cloaca maxima: Rome’s revered sewer-system—see also  

auchan daily mascarpone cheese: a decade of Russian music videos  

the high-handed enemy: director Denis Villeneuve storybooks the gom jabbar scene 

 kitchen witchery: a tarot deck to divine one’s dinner

Friday, 29 October 2021

ฯ„ฮฟฯฯ„แฟณ ฮฝฮฏฮบฮฑ

Staging a grand, triumphant adventus (from the Greek แผ€ฯ€ฮฌฮฝฯ„ฮทฯƒฮนฯ‚ for escort to celebrate the return of the emperor or other dignitary with parades and decoration), Constantine the Great enters Rome following his

victory at Milvian Bridge (previously), at a strategically important crossing of the Tiber with the supporters of unrecognised emperor Maxentius whose defeat Constantine supposedly attributes to his marching under the sign of the Cross (), on this day in 312. While divine intervention was an accepted cause for winning or loosing in a struggle, contemporary accounts have little no no references to credit Christianity and no overly Christian iconography. Amid the fanfare Constantine over the body of his drowned enemy fished out of the river and beheaded. Despite the veracity of the miracle supposedly witnessed by Constantine and his entire army, the above letter form, Chi Rho—the first two letters of Jesus Christ and the commandment that came to him in a dream, “In this sign you will conquer,” Christianity was later decreed to be the state religion of the empire.

Thursday, 21 October 2021

saint ursula and companions

Though little reliable contemporary details of her hagiography and that of her eleven-thousand handmaidens and the virginal princess went unnamed for centuries, they are venerated on this day (see previously) and are the namesake of both the Ursuline order (the name Latin for little she-bear) and the Virgin Islands, marking the occasion of their mass-martyrdom in 383 at Kรถln on the banks of the Rhine. The Daughter of legendary King Dionotus of Dumnonia (Devon, Cornwall) was betrothed to pagan governor of the province of Armorica, whom after a miraculous storm transported her and her retinue across the sea in just the space of a day resolved that they should all undertake a pan-European pilgrimage, heading first to Ravenna and Rome and persuading the pope to join them. Their encampment was besieged by the Huns at the frontier city with a basilica dedicated to them on the spot of the massacre. Officially stricken from the calendar of saints in 1969 as fantastical, scholarship suggest that the large number of companions may be due to a misreading of the Latin numerals or a single virgin martyr with the name Unidecimilla, the error transmitted through the ages.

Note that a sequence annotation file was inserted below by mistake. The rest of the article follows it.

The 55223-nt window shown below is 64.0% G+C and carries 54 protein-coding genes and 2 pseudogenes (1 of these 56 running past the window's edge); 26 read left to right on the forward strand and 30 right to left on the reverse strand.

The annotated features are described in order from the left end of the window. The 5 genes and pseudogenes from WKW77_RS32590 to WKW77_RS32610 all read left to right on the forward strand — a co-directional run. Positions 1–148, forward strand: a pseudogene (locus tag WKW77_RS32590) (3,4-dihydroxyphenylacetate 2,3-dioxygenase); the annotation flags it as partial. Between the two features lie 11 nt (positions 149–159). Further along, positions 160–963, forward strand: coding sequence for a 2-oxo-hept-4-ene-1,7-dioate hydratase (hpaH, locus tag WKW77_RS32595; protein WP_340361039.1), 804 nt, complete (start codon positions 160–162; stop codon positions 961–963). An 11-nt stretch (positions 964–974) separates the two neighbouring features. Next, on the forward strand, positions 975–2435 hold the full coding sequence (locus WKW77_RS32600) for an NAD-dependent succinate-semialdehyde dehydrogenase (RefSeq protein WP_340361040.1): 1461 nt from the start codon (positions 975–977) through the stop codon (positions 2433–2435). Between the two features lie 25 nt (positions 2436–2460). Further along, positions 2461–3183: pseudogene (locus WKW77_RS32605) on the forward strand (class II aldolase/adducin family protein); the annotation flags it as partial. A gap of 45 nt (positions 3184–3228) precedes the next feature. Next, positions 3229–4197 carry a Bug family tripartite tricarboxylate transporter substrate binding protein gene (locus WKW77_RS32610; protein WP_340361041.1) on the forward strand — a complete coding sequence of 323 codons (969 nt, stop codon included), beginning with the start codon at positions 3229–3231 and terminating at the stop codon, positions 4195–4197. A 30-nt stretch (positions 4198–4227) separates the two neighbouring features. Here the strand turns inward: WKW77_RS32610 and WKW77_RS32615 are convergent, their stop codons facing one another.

Wednesday, 20 October 2021

artemius of antioch

Invoked for relief of hernias and maladies afflicting the testicles—for no ostensible reason that we could divine—Roman general Flavius Artemius is feted on this day, venerated as a saint in the Catholic rite and a megalomartyr in the Orthodox church. Though the chronology seems somewhat off, Artrmius supposedly played an influential role in the court of Constantine and fought heroically in the Battle of the Milvian Bridge (later placed in charge of missions seeking relics and recovering the bodies of the apostles), only to be later put to death by the emperor’s successor, his cousin Julian (called the apostate) that rejected Constantine’s state sanction for Christianity and returned the empire to pagan pantheism.

Thursday, 9 September 2021

9.9.ix

By modern calendars and scholarly concensus the ambush described by contemporary historians as Clades Variana (the disaster of General Publius Quinctilius Varus) and familiar to subsequent generations as the Battle of the Teuotburg Forest occurred on this day in the year nine when an alliance of Germanic peoples routed three Roman legions under the leadership of Arminius, the defeat seen as a pivotal moment in the course of history as Roman ambitions and imperial expansion were checked.

Thoroughly Romanised, after the advances of Drusus I two decades earlier, Arminius’ father, chieftain of the Cherusci, called Segimerus the Conqueror sent his sons to Rome as tribute, hostages where he received a military education and citizenship. Eventually becoming a trusted advisor to Varus and familiar with the terrain, Arminius returned to the frontier and in secret negotiated a pact among tribes that were generally hostile to one another out of collected grievance about how the Romans were treating the native population. No truce was ever reached in part because the winning alliance had captured the legions’ aquilae, the eagle standard, and the Romans, with no other territorial or material gains, spent years in retalitory skirmishes and recovery missions. The monument to the victory, the Hermannsdenkmal, erected some one thousand eight hundred and sixty-four years later, became a symbol for German nationalism and focus of anti-Napoleon sentiment (see also), provocatively facing France.